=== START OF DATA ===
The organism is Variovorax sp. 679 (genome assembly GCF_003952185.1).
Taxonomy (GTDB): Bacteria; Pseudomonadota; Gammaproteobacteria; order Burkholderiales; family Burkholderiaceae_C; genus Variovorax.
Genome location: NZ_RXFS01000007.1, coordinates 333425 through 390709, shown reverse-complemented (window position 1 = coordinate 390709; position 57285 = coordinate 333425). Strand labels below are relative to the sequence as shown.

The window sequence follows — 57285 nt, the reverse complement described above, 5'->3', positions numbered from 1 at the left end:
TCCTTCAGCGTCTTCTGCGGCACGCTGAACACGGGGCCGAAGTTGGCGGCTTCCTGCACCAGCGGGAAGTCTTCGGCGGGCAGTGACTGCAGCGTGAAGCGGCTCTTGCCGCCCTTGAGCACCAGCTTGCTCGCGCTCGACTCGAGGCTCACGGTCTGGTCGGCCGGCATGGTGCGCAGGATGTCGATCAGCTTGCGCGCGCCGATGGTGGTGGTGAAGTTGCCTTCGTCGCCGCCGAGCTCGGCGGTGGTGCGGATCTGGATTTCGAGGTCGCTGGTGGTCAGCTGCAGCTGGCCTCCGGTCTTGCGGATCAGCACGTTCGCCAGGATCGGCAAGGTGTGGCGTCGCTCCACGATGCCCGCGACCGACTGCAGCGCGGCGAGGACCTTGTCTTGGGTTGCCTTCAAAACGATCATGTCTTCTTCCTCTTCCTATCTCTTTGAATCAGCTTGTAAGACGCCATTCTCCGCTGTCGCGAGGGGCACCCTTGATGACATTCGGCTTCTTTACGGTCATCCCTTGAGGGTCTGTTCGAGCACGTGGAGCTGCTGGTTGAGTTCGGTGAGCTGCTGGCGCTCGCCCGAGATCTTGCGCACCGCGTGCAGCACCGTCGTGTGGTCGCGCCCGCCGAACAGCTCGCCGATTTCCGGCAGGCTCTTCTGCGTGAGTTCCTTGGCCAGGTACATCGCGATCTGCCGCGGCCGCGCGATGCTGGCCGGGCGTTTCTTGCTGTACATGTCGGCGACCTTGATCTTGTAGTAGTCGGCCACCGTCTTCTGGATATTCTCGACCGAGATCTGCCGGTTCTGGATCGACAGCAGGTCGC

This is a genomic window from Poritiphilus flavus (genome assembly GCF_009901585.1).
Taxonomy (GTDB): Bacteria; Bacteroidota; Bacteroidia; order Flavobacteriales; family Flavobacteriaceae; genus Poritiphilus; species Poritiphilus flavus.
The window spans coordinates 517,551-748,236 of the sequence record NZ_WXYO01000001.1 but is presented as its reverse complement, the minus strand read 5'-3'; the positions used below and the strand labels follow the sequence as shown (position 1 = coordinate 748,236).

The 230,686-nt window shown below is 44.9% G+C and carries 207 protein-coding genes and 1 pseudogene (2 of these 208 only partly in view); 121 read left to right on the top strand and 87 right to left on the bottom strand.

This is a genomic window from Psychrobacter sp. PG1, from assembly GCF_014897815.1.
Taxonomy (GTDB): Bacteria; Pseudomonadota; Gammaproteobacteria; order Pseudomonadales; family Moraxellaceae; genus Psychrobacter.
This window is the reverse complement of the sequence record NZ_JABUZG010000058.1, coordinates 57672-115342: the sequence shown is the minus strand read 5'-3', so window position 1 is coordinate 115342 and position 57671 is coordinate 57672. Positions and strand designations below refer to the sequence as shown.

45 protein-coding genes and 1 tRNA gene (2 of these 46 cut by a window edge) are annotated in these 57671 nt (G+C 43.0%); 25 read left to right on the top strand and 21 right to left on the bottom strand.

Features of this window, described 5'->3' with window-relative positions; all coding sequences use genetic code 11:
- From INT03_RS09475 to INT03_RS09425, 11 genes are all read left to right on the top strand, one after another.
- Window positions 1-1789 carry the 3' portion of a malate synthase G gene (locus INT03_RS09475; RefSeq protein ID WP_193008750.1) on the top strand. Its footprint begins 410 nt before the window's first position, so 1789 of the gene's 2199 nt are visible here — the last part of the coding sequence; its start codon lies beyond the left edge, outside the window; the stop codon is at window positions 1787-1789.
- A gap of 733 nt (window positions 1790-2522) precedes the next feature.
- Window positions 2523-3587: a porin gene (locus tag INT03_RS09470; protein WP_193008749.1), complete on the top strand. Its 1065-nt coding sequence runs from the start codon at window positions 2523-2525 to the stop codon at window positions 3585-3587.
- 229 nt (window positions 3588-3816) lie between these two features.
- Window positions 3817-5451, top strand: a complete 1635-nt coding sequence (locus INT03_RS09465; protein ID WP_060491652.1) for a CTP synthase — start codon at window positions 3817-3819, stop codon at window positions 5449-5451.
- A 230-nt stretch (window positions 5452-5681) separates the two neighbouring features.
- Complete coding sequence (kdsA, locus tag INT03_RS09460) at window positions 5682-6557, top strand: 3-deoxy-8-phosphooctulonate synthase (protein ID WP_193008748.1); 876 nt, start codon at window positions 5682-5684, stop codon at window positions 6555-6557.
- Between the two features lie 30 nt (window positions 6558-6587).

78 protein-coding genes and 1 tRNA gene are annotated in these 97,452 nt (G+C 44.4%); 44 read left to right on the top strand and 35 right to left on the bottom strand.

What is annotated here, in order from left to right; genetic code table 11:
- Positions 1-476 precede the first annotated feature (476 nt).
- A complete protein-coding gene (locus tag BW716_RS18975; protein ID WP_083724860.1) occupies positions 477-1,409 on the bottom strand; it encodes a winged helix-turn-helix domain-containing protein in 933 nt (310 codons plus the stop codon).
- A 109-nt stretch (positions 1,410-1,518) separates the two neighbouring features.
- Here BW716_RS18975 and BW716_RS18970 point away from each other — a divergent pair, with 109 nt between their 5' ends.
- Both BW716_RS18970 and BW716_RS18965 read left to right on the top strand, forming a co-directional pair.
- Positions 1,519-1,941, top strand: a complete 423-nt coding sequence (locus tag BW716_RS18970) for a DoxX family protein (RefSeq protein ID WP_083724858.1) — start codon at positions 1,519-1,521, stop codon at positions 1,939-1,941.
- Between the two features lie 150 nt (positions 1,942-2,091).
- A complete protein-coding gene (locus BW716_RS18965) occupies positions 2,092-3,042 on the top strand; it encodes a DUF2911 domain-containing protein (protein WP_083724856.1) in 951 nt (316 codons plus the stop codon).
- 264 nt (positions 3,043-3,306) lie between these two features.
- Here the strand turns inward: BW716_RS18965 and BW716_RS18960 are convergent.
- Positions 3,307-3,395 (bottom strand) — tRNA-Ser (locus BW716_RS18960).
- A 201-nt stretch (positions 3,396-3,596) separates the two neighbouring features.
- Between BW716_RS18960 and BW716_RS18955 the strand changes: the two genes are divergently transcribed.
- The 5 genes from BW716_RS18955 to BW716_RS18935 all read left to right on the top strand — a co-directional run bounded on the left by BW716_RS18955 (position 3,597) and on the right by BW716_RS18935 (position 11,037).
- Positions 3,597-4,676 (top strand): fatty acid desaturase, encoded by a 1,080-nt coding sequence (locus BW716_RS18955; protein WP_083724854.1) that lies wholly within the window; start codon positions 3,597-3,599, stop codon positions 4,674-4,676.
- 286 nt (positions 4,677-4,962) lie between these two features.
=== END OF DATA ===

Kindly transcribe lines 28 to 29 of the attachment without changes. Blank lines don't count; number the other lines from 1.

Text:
- A 109-nt stretch (positions 1,410-1,518) separates the two neighbouring features.
- Here BW716_RS18975 and BW716_RS18970 point away from each other — a divergent pair, with 109 nt between their 5' ends.